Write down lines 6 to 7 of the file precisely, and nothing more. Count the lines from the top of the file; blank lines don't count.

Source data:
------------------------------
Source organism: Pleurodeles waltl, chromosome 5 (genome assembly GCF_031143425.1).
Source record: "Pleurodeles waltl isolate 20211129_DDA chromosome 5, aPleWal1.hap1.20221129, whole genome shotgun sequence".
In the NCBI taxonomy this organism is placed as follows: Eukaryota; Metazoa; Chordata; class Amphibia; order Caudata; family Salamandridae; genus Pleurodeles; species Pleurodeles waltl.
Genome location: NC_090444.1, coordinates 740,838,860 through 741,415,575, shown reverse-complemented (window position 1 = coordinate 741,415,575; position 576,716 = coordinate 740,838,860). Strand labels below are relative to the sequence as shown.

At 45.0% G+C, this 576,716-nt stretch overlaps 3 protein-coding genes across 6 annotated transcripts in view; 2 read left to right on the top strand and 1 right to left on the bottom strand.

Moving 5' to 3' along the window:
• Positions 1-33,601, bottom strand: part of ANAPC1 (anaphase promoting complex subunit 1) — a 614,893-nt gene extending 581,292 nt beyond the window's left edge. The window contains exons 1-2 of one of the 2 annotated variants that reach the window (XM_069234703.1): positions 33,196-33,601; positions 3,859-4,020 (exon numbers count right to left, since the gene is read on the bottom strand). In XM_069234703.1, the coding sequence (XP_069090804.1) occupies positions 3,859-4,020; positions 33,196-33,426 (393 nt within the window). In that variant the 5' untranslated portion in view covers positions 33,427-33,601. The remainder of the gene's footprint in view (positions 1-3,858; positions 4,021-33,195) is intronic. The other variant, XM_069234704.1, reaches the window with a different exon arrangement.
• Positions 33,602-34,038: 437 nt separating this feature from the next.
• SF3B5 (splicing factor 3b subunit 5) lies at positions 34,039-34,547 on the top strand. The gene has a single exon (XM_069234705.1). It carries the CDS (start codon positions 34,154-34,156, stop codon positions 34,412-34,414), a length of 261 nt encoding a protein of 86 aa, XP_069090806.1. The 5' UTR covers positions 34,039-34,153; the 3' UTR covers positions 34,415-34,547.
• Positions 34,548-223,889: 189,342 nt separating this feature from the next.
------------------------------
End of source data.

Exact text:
Moving 5' to 3' along the window:
• Positions 1-33,601, bottom strand: part of ANAPC1 (anaphase promoting complex subunit 1) — a 614,893-nt gene extending 581,292 nt beyond the window's left edge. The window contains exons 1-2 of one of the 2 annotated variants that reach the window (XM_069234703.1): positions 33,196-33,601; positions 3,859-4,020 (exon numbers count right to left, since the gene is read on the bottom strand). In XM_069234703.1, the coding sequence (XP_069090804.1) occupies positions 3,859-4,020; positions 33,196-33,426 (393 nt within the window). In that variant the 5' untranslated portion in view covers positions 33,427-33,601. The remainder of the gene's footprint in view (positions 1-3,858; positions 4,021-33,195) is intronic. The other variant, XM_069234704.1, reaches the window with a different exon arrangement.